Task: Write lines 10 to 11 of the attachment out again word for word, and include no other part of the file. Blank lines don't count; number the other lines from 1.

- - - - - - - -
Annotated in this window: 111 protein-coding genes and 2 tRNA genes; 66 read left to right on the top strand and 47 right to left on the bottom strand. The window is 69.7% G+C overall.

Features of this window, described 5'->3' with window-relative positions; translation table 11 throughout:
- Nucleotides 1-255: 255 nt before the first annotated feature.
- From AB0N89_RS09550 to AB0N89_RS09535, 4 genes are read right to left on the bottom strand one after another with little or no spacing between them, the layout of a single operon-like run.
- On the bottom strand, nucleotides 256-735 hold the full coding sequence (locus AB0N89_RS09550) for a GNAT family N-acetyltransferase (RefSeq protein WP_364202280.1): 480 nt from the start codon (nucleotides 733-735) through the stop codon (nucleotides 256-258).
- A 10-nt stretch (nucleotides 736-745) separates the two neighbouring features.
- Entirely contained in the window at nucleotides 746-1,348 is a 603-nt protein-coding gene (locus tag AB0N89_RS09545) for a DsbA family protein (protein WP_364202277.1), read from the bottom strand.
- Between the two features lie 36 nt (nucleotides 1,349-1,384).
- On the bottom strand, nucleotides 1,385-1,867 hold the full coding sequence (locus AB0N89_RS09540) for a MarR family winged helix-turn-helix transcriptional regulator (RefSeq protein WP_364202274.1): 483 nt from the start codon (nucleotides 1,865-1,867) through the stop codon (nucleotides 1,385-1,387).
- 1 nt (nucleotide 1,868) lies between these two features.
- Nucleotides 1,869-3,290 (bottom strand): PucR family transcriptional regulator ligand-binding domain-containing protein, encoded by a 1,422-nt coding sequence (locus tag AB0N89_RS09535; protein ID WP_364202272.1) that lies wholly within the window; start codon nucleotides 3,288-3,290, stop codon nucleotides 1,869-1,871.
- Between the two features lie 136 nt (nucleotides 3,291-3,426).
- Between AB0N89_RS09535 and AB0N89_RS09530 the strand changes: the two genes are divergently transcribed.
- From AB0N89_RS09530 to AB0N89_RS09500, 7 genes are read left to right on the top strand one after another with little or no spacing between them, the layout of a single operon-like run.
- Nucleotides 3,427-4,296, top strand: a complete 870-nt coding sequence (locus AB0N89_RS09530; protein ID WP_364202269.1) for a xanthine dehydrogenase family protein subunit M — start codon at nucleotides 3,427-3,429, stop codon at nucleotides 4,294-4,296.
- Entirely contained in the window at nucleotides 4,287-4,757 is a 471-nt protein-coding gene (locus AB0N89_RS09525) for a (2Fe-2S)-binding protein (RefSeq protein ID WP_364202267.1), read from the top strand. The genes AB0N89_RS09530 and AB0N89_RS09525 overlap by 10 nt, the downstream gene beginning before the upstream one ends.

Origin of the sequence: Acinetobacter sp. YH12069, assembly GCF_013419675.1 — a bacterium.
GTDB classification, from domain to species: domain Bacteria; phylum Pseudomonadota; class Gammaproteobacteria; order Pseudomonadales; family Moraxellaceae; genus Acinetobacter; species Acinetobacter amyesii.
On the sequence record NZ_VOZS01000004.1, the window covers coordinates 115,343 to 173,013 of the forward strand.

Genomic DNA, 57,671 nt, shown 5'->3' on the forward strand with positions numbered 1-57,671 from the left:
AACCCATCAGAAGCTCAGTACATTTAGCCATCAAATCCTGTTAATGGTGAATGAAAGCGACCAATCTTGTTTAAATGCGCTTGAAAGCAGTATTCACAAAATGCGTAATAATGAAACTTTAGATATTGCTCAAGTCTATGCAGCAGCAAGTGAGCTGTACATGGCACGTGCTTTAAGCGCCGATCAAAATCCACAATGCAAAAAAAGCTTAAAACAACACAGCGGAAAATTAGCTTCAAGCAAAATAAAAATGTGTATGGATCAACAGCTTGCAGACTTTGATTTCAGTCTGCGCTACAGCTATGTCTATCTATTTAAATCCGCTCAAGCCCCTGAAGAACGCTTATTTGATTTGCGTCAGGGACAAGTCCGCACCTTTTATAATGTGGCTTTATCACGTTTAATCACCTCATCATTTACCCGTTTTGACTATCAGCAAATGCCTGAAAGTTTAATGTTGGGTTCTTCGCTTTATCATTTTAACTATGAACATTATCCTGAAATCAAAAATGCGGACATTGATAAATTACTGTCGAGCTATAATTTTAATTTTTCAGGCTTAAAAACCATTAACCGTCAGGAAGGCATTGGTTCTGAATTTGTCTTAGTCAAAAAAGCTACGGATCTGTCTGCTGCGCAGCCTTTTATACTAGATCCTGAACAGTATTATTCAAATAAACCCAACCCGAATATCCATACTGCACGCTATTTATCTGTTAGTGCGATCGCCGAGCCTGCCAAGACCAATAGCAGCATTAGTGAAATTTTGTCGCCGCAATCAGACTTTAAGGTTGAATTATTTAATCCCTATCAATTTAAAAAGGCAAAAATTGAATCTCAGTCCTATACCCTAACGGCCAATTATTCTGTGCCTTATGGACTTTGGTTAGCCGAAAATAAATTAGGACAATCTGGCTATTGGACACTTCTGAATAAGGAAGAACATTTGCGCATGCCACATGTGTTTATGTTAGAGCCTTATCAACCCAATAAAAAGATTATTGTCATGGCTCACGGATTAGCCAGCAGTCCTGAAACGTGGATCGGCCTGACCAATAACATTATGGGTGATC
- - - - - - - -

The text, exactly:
- 1 nt (nucleotide 1,868) lies between these two features.
- Nucleotides 1,869-3,290 (bottom strand): PucR family transcriptional regulator ligand-binding domain-containing protein, encoded by a 1,422-nt coding sequence (locus tag AB0N89_RS09535; protein ID WP_364202272.1) that lies wholly within the window; start codon nucleotides 3,288-3,290, stop codon nucleotides 1,869-1,871.